In November of 2010, the President issued Executive Order 13556, which directed the National Archives and Records Administration (NARA) to implement a program to manage Controlled Unclassified Information (CUI, also known as Sensitive But Unclassified, or SBU) markings across the entirety of the Executive Branch of the US Federal Government.  Executive Order 13556 reflected the recommendations of an Interagency Task Force (ITF) originally formed in 2009.  With PM-ISE aboard as a key member, the ITF was chaired by DHS and DOJ and included representation from HHS, DOD, DOS, OMB, NARA, ODNI, FBI, DOI, and USDA.  The ITF found that the “Executive Branch performance suffers immensely from interagency inconsistency in SBU policies, frequent uncertainty in interagency settings as to exactly what policies apply to given SBU information, and the inconsistent application of similar policies across agencies.”  NARA immediately responded with initial guidance and has spent the time since carefully crafting regulations to minimize the various categories and treatment of CUI to only that required by law.  However, the history of PM-ISE and CUI goes back even further, to 2005 when PM-ISE supported aPresidential Memorandum which included “direction to standardize procedures for sensitive but unclassified information.”

Though any change of this magnitude has an associated cost, ITF members have observed that the benefits of sharing information are well worth the cost, often in ways that were not foreseen ahead of time.  However, the mission to share information across government can only be fully realized when every agency trusts that its information will be amply protected while in the hands of partner agencies.  NARA’s proposed regulation will ensure that a minimum level of protection is required at all executive branch agencies and any other organizations which seek to assist the executive branch in performing its duties.  By ensuring a minimum standard is published and clear to all parties involved, individual agencies may trust that their partner agencies meet the standard, and they are free to share information at the appropriate levels.  At the same time, NARA has identified when federal law requires an additional level of protection for certain information (such as Privacy orLaw Enforcement information).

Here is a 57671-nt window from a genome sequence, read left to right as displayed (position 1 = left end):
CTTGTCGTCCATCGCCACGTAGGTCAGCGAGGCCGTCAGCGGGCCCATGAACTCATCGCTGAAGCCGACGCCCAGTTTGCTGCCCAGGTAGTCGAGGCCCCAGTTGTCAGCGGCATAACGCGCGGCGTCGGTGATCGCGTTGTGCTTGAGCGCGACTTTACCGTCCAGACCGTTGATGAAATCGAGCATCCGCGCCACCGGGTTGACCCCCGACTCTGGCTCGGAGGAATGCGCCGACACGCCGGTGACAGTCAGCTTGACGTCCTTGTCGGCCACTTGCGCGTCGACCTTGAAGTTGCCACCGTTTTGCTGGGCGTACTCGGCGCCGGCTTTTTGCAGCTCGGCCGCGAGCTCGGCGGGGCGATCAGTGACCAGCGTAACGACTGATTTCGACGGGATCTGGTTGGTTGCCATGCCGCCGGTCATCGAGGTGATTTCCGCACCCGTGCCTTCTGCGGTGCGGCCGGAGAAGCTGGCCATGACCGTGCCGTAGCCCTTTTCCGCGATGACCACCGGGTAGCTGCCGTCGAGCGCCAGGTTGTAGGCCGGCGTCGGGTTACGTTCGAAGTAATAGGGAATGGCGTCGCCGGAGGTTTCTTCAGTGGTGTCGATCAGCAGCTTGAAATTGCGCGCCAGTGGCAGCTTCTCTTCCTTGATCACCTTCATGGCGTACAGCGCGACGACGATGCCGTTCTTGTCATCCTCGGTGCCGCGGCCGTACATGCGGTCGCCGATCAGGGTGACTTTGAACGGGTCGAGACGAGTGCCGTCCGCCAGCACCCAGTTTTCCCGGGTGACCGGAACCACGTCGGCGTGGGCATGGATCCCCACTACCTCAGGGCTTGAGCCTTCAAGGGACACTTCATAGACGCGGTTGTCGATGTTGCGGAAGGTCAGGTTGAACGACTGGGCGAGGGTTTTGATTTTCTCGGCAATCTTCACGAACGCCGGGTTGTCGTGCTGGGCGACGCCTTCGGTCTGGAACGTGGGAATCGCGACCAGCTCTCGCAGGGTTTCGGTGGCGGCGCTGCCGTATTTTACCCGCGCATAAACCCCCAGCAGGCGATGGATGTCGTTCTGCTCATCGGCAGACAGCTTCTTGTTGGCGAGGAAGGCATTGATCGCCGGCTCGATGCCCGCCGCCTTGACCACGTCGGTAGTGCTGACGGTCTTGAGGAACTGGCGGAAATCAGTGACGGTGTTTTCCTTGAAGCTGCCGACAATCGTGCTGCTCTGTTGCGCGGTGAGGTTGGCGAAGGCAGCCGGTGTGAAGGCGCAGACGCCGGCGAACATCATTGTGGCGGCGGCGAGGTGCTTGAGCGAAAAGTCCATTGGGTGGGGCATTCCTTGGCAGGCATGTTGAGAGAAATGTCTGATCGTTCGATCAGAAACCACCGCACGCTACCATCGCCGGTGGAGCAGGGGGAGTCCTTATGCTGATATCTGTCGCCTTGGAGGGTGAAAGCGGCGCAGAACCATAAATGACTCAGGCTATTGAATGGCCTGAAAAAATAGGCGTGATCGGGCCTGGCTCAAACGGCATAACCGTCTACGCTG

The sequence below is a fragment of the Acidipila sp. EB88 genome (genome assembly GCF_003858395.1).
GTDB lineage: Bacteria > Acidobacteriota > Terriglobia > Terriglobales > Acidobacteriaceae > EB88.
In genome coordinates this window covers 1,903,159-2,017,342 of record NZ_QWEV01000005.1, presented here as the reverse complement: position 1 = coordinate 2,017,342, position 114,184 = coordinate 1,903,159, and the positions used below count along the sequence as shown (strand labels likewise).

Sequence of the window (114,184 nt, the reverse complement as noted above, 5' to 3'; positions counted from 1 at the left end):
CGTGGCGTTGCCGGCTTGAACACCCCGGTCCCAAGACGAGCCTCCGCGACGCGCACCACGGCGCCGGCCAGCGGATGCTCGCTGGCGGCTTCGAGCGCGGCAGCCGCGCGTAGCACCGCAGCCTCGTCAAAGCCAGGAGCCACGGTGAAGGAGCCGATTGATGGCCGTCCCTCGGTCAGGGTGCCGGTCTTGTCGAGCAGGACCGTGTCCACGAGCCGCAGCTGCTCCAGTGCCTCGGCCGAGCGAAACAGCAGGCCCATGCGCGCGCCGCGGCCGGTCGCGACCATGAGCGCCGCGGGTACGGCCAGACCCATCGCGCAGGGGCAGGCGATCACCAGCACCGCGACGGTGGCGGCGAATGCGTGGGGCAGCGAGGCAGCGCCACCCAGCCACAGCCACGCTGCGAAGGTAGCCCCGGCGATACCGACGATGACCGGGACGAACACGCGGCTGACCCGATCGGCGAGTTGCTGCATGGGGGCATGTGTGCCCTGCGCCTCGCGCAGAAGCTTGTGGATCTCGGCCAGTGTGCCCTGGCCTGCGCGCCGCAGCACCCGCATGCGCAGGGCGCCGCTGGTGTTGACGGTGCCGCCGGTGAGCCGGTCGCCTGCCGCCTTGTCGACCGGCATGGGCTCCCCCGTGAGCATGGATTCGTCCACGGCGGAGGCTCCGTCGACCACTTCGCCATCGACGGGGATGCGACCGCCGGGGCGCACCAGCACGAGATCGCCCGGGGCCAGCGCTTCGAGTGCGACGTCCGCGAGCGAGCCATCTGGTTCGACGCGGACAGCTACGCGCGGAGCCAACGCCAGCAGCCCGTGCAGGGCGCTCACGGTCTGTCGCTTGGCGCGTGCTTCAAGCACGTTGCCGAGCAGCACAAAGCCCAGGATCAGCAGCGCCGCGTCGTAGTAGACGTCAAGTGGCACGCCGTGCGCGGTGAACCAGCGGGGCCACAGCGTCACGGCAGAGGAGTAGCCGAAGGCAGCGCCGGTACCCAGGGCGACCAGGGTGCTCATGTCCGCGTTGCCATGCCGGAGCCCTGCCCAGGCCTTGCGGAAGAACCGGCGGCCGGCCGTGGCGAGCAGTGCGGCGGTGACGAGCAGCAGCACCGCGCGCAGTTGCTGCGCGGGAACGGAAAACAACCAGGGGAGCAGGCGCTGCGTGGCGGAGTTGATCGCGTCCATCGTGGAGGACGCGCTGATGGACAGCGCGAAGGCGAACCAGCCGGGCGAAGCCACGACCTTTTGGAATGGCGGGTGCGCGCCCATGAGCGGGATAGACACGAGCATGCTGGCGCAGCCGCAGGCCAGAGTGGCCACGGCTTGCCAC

The Information Sharing Environment (ISE) is inherently horizontal, multi-agency, and cross cutting.  For a robust ISE, consistent terminology and consistent treatment for CUI is required.  Techniques such as Data TaggingFederated SearchAttribute-based Access Control (ABAC),Federated Identity Control and Management (Federated ICAM, or FICAM) enable the sharing of information across government at machine-speed.  Protection of the information is ensured by comparing user attributes to the protection requirements associated with the category of CUI.  In order to implement these techniques, all parties to a sharing agreement must have a common understanding of how the information is categorized, how that category must be protected, and which users may access that category.

By supporting uniformity across government, the NARA CUI program helps ensure the right people have the right information at the right time.

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Program Manager, Information Sharing Environment - Blog Post December 2015